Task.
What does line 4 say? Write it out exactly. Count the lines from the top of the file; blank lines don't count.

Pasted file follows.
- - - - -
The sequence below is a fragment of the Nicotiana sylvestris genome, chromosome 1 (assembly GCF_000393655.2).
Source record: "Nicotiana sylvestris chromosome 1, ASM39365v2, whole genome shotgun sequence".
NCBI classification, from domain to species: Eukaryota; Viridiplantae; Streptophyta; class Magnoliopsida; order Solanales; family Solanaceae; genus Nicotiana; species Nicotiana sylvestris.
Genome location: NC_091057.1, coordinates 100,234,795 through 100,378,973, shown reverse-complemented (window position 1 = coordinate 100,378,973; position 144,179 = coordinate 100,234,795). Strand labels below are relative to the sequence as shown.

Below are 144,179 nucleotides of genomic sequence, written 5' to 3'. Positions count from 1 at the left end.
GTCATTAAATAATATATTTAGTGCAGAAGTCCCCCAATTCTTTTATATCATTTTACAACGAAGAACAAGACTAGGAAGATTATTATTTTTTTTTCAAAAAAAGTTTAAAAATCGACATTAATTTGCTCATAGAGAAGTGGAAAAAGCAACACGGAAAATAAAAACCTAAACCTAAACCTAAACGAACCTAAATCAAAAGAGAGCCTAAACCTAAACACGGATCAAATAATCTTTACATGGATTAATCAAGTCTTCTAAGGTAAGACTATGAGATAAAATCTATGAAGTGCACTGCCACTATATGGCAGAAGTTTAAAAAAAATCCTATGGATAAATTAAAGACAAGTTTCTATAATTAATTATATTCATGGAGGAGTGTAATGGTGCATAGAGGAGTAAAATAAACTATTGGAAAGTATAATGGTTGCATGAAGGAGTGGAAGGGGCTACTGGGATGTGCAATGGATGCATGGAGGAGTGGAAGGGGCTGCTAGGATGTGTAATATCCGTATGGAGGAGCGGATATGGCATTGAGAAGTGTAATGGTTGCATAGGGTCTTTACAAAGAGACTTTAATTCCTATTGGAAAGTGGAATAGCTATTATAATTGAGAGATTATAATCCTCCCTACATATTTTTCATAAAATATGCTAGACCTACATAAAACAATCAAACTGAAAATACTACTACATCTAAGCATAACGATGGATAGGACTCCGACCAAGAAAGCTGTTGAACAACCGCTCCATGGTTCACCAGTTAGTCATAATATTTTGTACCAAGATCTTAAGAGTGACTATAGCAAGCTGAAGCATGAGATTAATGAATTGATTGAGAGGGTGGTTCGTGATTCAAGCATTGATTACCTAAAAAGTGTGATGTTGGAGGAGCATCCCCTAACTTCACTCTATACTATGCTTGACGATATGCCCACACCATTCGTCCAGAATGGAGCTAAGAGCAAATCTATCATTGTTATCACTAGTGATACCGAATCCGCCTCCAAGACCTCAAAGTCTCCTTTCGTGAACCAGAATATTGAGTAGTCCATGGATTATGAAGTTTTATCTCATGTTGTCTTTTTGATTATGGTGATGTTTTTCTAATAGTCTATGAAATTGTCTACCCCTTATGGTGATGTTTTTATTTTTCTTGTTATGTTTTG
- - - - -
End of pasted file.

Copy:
Genome location: NC_091057.1, coordinates 100,234,795 through 100,378,973, shown reverse-complemented (window position 1 = coordinate 100,378,973; position 144,179 = coordinate 100,234,795). Strand labels below are relative to the sequence as shown.